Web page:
Keeping a Wild Cat as a Pet

The idea of keeping a wild cat as a pet appeals to a great many people. This essay is about the realities and the ethics.

In some U.S. states exotic cats can be obtained through private breeders and dealers. In others the private ownership of cats is strictly regulated and is illegal without a license. As an example, residents of California must have two years of full-time experience working with wild cats at a licensed facility before they can apply for a license of their own. If an unlicensed person is caught with an exotic cat it will be confiscated by the State Fish and Game Department. Given that there are few rescue facilities with enough cage space to deal with a confiscated wild cat, the animal may be euthanized. This is just one of the unpleasant scenarios which can result from private ownership.

There is a reason why wild cats are not generally kept as pets. With the exception of the African wild cat, the forerunner of the modern housecat which took 4,000 years to adapt to living with humans, all other wild cats have not been domesticated. This means that they retain powerfu instincts which serve them well in the wild but which are extremely inappropriate in a domestic situation.

Cats typically become fiercely possessive over meat. In captivity, the same instinct leads to possessiveness over objects such as feeding bowls or pieces of clothing. With little warning they will defend their possession with breathtaking aggression and inflict deep puncture wounds if challenged. In the wild this behavior is a great advantage. It helps them survive. It is a shocking and dangerous characteristic in a pet.

One feature of wild cats, which comes as no surprise to domestic cat owners, is how ‘picky’ they are in their friendships. A cat which is perfectly amenable to one person can  injure a stranger seconds later.

There is something in the beauty of wild cats which makes us forget our commonsense. People who would not approach and caress a strange dog are eager to extend their hand to a wild cat. The desire to touch is overwhelming. If we turn the tables for a moment and consider how we would feel if a stranger approached us in the street and began touching us, we can understand in an instant why a cat might react violently to being touched by someone unknown to them.

Although there are many stories of friendly exotic cats (and no doubt such cats exist) we would argue two points: first, that they are the exception and second, that even these are unpredictable. The fact that they have not hurt anyone does not mean that they will not at some time in the future. Approaching a friendly cat after using something as apparently  harmless as perfume or scented hand soap can produce an unexpected behavior change.

Tripping accidentally in front of a ‘good’ cat has blown theories of time-honored friendships. The motion makes the victim appear vulnerable and triggers hunting instincts. One likely scenario is that the cat will seize the victim’s skull or neck so quickly it’s debatable whether the cat is even aware of what it is doing. Cats have intensely powerful jaws with teeth designed to inflict a killing bite…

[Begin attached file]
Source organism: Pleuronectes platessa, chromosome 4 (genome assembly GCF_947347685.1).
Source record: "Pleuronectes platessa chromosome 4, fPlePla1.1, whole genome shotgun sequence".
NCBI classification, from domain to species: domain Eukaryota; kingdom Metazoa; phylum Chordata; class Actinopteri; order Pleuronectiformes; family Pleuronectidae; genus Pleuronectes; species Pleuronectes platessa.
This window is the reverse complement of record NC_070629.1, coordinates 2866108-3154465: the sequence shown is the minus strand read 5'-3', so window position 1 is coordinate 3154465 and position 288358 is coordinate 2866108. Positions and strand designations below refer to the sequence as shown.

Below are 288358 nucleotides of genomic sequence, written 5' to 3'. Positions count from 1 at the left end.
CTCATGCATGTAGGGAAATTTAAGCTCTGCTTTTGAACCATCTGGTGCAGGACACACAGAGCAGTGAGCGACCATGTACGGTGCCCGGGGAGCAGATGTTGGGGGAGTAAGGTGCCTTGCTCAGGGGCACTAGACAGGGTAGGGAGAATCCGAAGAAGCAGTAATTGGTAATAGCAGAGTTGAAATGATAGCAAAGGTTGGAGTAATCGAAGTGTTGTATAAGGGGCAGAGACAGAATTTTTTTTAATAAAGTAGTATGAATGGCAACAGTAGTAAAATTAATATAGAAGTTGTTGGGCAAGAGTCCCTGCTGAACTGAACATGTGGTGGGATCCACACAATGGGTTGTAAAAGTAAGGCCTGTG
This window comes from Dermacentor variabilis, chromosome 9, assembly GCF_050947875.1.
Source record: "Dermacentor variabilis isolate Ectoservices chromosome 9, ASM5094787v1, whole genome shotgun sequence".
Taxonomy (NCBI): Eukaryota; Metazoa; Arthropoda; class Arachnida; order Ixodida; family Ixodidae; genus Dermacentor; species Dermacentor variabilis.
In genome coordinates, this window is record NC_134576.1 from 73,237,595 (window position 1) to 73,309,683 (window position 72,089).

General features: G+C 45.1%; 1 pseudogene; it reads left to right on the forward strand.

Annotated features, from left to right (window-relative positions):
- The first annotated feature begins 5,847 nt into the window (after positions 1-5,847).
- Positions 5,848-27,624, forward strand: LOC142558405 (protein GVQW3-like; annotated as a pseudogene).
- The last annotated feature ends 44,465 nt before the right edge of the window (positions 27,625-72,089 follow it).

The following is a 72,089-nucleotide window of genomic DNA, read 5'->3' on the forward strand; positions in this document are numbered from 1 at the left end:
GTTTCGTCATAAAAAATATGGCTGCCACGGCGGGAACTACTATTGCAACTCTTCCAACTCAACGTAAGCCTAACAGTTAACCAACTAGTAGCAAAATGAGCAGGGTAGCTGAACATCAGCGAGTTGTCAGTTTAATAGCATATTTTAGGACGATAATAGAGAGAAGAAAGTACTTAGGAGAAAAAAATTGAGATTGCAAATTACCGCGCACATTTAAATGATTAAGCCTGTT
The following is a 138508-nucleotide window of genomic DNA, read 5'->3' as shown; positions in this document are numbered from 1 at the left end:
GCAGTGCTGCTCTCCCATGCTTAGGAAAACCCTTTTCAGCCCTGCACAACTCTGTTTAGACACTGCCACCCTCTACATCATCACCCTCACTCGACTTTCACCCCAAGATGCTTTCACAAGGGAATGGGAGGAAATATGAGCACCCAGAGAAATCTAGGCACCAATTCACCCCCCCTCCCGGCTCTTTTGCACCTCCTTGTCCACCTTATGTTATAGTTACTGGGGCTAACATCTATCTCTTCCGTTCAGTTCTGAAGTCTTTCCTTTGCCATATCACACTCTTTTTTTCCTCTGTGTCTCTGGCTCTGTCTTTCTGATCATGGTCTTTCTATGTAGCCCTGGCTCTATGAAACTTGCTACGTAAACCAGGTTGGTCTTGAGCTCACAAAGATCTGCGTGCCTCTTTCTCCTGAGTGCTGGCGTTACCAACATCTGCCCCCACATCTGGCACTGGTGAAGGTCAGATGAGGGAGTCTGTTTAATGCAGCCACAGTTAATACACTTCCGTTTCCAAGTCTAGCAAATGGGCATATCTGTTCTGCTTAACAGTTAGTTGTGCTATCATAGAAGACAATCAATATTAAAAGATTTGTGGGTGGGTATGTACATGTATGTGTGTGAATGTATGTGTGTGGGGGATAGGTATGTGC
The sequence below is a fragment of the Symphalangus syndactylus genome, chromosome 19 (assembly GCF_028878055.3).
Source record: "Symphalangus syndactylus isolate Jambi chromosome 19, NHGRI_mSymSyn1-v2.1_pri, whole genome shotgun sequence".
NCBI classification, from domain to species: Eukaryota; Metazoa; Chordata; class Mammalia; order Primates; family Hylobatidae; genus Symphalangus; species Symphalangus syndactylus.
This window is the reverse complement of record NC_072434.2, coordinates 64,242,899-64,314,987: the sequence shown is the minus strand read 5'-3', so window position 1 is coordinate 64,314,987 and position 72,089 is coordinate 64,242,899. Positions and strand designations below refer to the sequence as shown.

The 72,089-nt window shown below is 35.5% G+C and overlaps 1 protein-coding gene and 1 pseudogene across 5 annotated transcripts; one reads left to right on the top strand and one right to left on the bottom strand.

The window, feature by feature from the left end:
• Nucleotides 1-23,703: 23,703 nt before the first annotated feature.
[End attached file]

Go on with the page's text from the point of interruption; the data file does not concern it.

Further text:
Another consideration is that cute and appealing infant animals change when they become sexually mature. This is the age at which young adults establish their independence from their mother and siblings. Their urine becomes pungent and they begin scent marking in an effort to establish their own territory. Besides the unpleasant smell, it is very unnerving if, in the natural course of events, they begin to challenge their owner territorially. The nervous cat lover may reduce contact with the animal, leave it chained up or caged, and deny it the attention it has become accustomed to. Any animal abandoned to minimal care suffers.  The formerly charismatic young cub becomes an adult derelict simply because it expressed a natural behavior.

By far the foulest outcome for an unwanted pet is that it is taken to a remote area and turned loose in the ignorant belief that it will be able ‘to fend for itself’. Animals which have imprinted on humans and are dependent upon them for food are helpless in the wild. They are likely to wander into someone’s yard looking for a handout, be mistaken for a wild renegade and shot.

People who work professionally with wild cats put in thousands of hours just to maintain their relationship with their animals. This helps to reduce the risk of injury but never fully eradicates it. Nor does this time include all the essential support activities such as obtaining and keeping adequate food supplies, cleaning, keeping up with paperwork and veterinary care. Unless you have a vocation, which you should pursue in a professional facility, aspiring wild animal owners should consider the possible consequences of what they are getting into. Owning a wild animal, even if done properly and with good reason, is a lifestyle, not a hobby.

This leads us to the ethical questions: why keep a wild animal as a pet? For many pet owners one acceptable answer is simply “Because I want to”. Exotic animals are just that – exotic, attractive, ‘cool’, unusual. They are fascinating and beautiful. Yet their physical beauty can not be separated from their essential nature. They are appealing because of their wildness. When such an animal is raised in captivity that wonderful characteristic is sadly diminished: the instincts are still there, but not the skills to survive in the wild. The animal is left in a state of limbo – a creature subject to all the natural behaviors it was born with yet without the right context to express them.